Netflix ‘Insatiable‘ Under Fire for Mocking Christians, Sexualizing Jesus and Holy Spirit

Netflix ‘Insatiable‘ Under Fire for Mocking Christians, Sexualizing Jesus and Holy Spirit

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By , CP Reporter | Sep 1, 2018 8:50 PM (Screengrab: MRC‘s News Busters)Image from Netflix‘s controversial new series “Insatiable.”

Many viewers of Netflix‘s series “Insatiable” have called for its cancellation amid accusations of fat shaming, but a conservative group is also shedding light on its constant attacks on the Christian faith.

Aimed at a teenage audience, the 12-part first season has been criticized by the Media Research Center‘s  for promoting “all kinds of sexual and gender identity exploration among minors and adults alike, to liberal issues like abortion.”

Rated  to be “viewed by adults and unsuitable for children under 17,” the series is about a formerly overweight teenage girl name Patty Bladell (former Disney star Debby Ryan) who takes revenge on the students who once bullied her. After losing 70 pounds, the now skinny Patty enters the Miss Magic Jesus Pageant in which the winner will don a “crown of thorns.”

In the series, Patty is unknowingly filmed engaging in sex acts with her pastor‘s teenage son inside a small Noah‘s Ark replica on the church‘s children‘s playground. Thinking she‘s pregnant, Pastor Mike (comedian Michael Ian Black) calls Patty and her father into his office for a meeting where he breaks the news that a potential winner of the Miss Magic Jesus Pageant cannot be pregnant, so she must drop out. Patty‘s response is to assure her pastor not to worry because she‘s decided to have an abortion.

Several LGBT storylines are also prominent in the series, including a transgender student and Patty‘s best friend Nonnie (Kimmy Shields) who discovers that she has an obsessive crush on Patty and eventually kisses her. She later kisses a boy, too, but decides to start a lesbian relationship with another contestant in the Miss Magic Jesus Pageant who hit on her in the girls‘ bathroom. After watching her girlfriend‘s sexually-charged performance in the pageant she enthusiastically tells her father (who is seated next to her in the audience) “that‘s my girlfriend.” He replies with an approving smile and fatherly hug around her shoulder.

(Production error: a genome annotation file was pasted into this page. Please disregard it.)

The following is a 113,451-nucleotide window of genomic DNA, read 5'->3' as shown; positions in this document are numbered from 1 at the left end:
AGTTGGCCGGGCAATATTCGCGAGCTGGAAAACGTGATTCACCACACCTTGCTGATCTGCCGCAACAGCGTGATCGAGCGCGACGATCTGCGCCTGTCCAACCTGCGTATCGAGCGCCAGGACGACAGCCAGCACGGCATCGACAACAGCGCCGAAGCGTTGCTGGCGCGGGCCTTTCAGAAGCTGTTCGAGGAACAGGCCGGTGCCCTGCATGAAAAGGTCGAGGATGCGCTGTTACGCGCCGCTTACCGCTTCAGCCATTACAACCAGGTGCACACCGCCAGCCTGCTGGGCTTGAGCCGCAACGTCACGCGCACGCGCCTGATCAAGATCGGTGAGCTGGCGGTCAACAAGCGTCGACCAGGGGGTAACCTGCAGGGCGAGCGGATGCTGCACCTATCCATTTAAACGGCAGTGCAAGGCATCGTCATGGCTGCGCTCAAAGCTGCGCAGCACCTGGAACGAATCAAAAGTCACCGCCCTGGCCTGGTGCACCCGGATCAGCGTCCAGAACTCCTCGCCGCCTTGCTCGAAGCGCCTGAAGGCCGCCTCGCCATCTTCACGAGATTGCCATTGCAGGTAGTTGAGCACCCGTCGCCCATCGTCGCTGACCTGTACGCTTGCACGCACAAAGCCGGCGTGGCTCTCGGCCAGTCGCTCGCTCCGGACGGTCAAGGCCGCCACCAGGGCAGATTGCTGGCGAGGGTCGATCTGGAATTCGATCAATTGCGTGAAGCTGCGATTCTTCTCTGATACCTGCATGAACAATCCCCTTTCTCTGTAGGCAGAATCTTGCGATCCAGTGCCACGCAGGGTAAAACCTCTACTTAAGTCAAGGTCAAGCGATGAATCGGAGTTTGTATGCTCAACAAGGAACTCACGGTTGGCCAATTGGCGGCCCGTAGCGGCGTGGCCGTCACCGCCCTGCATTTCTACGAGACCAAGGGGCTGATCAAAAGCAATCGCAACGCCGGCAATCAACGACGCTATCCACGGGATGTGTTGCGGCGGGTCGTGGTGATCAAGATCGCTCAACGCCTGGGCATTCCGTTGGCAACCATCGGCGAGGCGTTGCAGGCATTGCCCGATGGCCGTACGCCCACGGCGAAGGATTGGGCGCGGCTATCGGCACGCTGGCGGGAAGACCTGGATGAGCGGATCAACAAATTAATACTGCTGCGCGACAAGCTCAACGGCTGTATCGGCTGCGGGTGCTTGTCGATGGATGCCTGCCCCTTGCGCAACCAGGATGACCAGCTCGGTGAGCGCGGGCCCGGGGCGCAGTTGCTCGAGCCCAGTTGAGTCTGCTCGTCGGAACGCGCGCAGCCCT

“In what was the most offensive scene of the entire show, the Miss Magic Jesus Pageant begins with the contestants singing a very lurid and sexually charged ‘worship‘ song that doesn‘t even make sense,” News Busters adds.

The chorus as cited by News Busters:

We‘ll journey together, your hand on my heart. Whatever the weather, a love so strong. So long. So hard. O, Jesus, You fill me in every single way. Sweet, sweet Jesus inside me, I got You deep in my soul. Deep, deep, deep in my soul. Yeah! Oh, Spirit, please ride me. Please, please, please, please ride me. Deep, deep, deep in my soul.

Sweet, sweet Jesus inside me, I got You deep in my soul. Deep, deep, deep in my soul. Yeah! Oh, Spirit, please ride me. Please, please, please, please ride me. Deep, deep, deep in my Hoooool…ly Father. I think I love You.

“Asking the Holy Spirit to ‘please ride me…deep, deep, deep in my Hooool…ly Father‘ while making sexual motions and gyrations. …What is that even supposed to mean, other than the obvious sexual innuendo?” News Busters continues. … “And having young, teenage girls pleading with Jesus and the Holy Spirit to have sex with them is definitely shocking and completely disgusting.”

Over 234,000 people have signed onto a Change.org  urging Netflix to cancel the series because it “perpetuates not only the toxicity of diet culture, but the objectification of women‘s bodies.” The petition‘s author recently posted an update in which she added: “Turns out fat-shaming wasn‘t the only problem with this show,” and argues that the series also makes “jokes about sexuality, race, and molestation.”

The show‘s creator Lauren Gussis told the  in an interview that she drew upon her own experiences being bullied in school and issues with overeating and body image for the series and has been surprised by the backlash.

“The show is so much about wanting things to be different, and then the second they are different, then you want them to be different again. So I think for me, part of my work spiritually is loving what is,” Gussis told the Chicago Tribune. “I choose to love it exactly as the way it is because it‘s brought me to this place on this day, which is exactly where I need to be.”

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